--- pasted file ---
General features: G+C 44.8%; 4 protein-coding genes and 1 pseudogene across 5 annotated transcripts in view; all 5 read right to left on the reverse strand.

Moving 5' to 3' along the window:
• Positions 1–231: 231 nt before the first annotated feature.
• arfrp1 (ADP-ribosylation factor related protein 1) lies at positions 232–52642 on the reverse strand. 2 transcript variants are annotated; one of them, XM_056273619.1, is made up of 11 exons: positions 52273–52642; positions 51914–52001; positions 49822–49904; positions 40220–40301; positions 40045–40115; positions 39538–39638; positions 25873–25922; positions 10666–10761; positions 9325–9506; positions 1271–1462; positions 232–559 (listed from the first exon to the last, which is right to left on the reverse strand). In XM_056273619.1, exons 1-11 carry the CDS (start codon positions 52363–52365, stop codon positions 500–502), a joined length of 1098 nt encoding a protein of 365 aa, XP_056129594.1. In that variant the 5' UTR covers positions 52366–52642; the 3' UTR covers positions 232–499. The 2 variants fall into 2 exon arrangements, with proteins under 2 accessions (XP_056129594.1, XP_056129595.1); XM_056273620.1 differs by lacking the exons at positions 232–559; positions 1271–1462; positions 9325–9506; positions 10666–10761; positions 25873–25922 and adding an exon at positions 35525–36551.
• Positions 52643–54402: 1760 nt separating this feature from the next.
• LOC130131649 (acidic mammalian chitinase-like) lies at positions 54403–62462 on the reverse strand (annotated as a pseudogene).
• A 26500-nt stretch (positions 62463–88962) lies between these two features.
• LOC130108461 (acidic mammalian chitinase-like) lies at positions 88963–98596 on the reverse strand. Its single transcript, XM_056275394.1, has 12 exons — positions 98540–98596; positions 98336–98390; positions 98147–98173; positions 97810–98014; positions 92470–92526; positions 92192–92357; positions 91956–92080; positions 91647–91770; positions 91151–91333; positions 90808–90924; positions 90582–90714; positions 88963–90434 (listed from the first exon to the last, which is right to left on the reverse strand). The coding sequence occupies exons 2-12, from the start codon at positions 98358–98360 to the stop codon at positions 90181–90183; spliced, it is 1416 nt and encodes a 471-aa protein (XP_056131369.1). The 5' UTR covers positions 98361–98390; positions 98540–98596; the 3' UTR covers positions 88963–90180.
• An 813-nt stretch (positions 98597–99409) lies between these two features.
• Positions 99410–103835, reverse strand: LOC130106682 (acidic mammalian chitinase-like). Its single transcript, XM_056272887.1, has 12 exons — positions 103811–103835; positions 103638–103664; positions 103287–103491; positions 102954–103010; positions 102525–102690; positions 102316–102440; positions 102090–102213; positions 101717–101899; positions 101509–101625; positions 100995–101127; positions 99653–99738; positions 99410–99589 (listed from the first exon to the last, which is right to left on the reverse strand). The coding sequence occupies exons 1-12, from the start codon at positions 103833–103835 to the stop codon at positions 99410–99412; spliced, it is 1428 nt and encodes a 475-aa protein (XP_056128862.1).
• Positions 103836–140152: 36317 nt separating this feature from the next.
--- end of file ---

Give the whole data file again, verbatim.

General features: G+C 44.8%; 4 protein-coding genes and 1 pseudogene across 5 annotated transcripts in view; all 5 read right to left on the reverse strand.

Moving 5' to 3' along the window:
• Positions 1–231: 231 nt before the first annotated feature.
• arfrp1 (ADP-ribosylation factor related protein 1) lies at positions 232–52642 on the reverse strand. 2 transcript variants are annotated; one of them, XM_056273619.1, is made up of 11 exons: positions 52273–52642; positions 51914–52001; positions 49822–49904; positions 40220–40301; positions 40045–40115; positions 39538–39638; positions 25873–25922; positions 10666–10761; positions 9325–9506; positions 1271–1462; positions 232–559 (listed from the first exon to the last, which is right to left on the reverse strand). In XM_056273619.1, exons 1-11 carry the CDS (start codon positions 52363–52365, stop codon positions 500–502), a joined length of 1098 nt encoding a protein of 365 aa, XP_056129594.1. In that variant the 5' UTR covers positions 52366–52642; the 3' UTR covers positions 232–499. The 2 variants fall into 2 exon arrangements, with proteins under 2 accessions (XP_056129594.1, XP_056129595.1); XM_056273620.1 differs by lacking the exons at positions 232–559; positions 1271–1462; positions 9325–9506; positions 10666–10761; positions 25873–25922 and adding an exon at positions 35525–36551.
• Positions 52643–54402: 1760 nt separating this feature from the next.
• LOC130131649 (acidic mammalian chitinase-like) lies at positions 54403–62462 on the reverse strand (annotated as a pseudogene).
• A 26500-nt stretch (positions 62463–88962) lies between these two features.
• LOC130108461 (acidic mammalian chitinase-like) lies at positions 88963–98596 on the reverse strand. Its single transcript, XM_056275394.1, has 12 exons — positions 98540–98596; positions 98336–98390; positions 98147–98173; positions 97810–98014; positions 92470–92526; positions 92192–92357; positions 91956–92080; positions 91647–91770; positions 91151–91333; positions 90808–90924; positions 90582–90714; positions 88963–90434 (listed from the first exon to the last, which is right to left on the reverse strand). The coding sequence occupies exons 2-12, from the start codon at positions 98358–98360 to the stop codon at positions 90181–90183; spliced, it is 1416 nt and encodes a 471-aa protein (XP_056131369.1). The 5' UTR covers positions 98361–98390; positions 98540–98596; the 3' UTR covers positions 88963–90180.
• An 813-nt stretch (positions 98597–99409) lies between these two features.
• Positions 99410–103835, reverse strand: LOC130106682 (acidic mammalian chitinase-like). Its single transcript, XM_056272887.1, has 12 exons — positions 103811–103835; positions 103638–103664; positions 103287–103491; positions 102954–103010; positions 102525–102690; positions 102316–102440; positions 102090–102213; positions 101717–101899; positions 101509–101625; positions 100995–101127; positions 99653–99738; positions 99410–99589 (listed from the first exon to the last, which is right to left on the reverse strand). The coding sequence occupies exons 1-12, from the start codon at positions 103833–103835 to the stop codon at positions 99410–99412; spliced, it is 1428 nt and encodes a 475-aa protein (XP_056128862.1).
• Positions 103836–140152: 36317 nt separating this feature from the next.